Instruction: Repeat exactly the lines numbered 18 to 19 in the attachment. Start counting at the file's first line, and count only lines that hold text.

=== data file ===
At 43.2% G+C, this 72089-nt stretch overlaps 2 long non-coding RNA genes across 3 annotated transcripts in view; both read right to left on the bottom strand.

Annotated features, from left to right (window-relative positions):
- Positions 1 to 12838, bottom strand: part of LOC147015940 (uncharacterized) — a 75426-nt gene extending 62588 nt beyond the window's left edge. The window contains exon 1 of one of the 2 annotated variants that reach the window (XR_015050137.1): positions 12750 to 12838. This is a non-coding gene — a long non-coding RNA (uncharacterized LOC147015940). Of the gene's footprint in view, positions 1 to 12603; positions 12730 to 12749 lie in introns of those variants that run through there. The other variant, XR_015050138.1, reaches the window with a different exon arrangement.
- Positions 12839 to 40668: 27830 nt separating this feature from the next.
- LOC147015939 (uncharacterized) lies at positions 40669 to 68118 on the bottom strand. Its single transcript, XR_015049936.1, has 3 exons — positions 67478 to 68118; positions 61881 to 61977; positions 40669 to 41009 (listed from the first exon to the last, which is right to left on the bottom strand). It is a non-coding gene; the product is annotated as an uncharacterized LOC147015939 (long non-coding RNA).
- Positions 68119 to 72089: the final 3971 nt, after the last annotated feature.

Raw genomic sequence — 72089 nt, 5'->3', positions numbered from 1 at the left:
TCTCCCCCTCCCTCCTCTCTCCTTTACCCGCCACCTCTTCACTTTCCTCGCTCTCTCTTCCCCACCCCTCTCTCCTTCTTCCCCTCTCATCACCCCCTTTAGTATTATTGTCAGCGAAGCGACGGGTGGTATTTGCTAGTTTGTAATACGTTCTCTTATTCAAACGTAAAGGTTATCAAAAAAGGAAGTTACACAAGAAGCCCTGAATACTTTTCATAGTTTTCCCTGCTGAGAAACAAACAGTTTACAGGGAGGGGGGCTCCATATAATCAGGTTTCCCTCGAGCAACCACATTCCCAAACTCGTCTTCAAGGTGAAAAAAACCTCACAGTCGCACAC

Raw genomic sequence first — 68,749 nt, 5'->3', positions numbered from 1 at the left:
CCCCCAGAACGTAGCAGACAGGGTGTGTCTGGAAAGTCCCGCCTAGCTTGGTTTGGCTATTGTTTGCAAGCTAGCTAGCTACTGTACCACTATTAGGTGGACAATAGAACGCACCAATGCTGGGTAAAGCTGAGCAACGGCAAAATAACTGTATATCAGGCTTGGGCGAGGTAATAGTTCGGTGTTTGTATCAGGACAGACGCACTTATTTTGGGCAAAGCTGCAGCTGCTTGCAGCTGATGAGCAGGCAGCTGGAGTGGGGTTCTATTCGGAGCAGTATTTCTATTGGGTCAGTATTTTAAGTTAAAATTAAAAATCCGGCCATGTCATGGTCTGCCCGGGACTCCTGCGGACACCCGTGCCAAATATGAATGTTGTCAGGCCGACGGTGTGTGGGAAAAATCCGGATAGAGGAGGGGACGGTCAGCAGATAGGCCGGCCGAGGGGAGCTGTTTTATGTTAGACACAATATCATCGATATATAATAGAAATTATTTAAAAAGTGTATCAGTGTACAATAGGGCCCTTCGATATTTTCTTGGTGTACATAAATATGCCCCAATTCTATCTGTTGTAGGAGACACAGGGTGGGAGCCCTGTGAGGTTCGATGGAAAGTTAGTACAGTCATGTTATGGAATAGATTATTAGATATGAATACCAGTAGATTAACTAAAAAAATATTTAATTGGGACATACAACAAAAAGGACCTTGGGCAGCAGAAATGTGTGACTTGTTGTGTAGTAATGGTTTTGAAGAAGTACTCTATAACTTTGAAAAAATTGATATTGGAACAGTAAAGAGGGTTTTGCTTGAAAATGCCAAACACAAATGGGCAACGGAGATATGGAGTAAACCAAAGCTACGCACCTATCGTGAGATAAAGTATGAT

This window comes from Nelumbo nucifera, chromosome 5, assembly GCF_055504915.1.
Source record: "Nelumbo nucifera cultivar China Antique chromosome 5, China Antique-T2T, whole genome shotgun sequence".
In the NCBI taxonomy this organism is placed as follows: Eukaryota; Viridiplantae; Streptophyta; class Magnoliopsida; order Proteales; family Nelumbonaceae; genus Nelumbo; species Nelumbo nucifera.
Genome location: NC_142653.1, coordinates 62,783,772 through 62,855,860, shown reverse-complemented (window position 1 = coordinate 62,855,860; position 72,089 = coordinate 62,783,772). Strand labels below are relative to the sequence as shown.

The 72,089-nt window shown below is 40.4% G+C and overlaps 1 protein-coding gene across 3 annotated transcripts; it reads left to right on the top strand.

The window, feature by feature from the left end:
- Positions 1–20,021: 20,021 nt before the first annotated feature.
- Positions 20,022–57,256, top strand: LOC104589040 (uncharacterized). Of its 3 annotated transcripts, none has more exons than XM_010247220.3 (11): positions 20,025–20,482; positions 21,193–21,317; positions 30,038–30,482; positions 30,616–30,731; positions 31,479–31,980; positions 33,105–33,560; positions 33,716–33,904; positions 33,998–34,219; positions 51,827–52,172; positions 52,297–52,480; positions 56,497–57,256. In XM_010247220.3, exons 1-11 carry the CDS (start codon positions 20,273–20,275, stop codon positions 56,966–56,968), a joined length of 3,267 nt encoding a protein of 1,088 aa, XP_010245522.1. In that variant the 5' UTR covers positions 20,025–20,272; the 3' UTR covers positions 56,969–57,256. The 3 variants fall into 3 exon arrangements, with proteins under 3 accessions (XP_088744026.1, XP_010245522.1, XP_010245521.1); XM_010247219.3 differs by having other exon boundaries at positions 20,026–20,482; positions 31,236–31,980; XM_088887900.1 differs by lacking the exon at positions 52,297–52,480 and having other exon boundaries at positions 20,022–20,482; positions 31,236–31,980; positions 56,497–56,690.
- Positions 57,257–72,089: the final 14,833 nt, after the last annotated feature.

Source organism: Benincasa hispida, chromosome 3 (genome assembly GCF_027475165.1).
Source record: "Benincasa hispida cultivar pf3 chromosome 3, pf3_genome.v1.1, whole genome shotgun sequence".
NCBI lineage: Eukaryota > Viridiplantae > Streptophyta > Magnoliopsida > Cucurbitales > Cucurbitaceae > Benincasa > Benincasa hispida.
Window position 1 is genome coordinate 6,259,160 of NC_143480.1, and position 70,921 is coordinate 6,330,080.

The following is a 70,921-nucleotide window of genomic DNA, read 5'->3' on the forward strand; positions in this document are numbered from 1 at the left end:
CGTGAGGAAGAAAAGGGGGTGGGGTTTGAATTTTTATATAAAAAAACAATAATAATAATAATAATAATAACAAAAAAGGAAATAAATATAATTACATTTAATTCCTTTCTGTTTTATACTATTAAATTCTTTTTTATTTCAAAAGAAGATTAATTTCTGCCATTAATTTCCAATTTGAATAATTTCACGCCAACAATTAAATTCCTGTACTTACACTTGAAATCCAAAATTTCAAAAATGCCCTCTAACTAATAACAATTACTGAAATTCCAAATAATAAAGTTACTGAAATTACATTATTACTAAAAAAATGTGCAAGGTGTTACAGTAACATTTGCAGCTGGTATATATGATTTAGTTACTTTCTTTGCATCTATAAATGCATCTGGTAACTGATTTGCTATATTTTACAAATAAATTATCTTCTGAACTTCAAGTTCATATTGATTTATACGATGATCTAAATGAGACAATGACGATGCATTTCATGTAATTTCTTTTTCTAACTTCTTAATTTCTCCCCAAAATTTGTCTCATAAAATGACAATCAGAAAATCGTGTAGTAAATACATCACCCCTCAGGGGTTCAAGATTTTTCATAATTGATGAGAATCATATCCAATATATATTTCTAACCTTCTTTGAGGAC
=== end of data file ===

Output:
- Positions 20,022–57,256, top strand: LOC104589040 (uncharacterized). Of its 3 annotated transcripts, none has more exons than XM_010247220.3 (11): positions 20,025–20,482; positions 21,193–21,317; positions 30,038–30,482; positions 30,616–30,731; positions 31,479–31,980; positions 33,105–33,560; positions 33,716–33,904; positions 33,998–34,219; positions 51,827–52,172; positions 52,297–52,480; positions 56,497–57,256. In XM_010247220.3, exons 1-11 carry the CDS (start codon positions 20,273–20,275, stop codon positions 56,966–56,968), a joined length of 3,267 nt encoding a protein of 1,088 aa, XP_010245522.1. In that variant the 5' UTR covers positions 20,025–20,272; the 3' UTR covers positions 56,969–57,256. The 3 variants fall into 3 exon arrangements, with proteins under 3 accessions (XP_088744026.1, XP_010245522.1, XP_010245521.1); XM_010247219.3 differs by having other exon boundaries at positions 20,026–20,482; positions 31,236–31,980; XM_088887900.1 differs by lacking the exon at positions 52,297–52,480 and having other exon boundaries at positions 20,022–20,482; positions 31,236–31,980; positions 56,497–56,690.
- Positions 57,257–72,089: the final 14,833 nt, after the last annotated feature.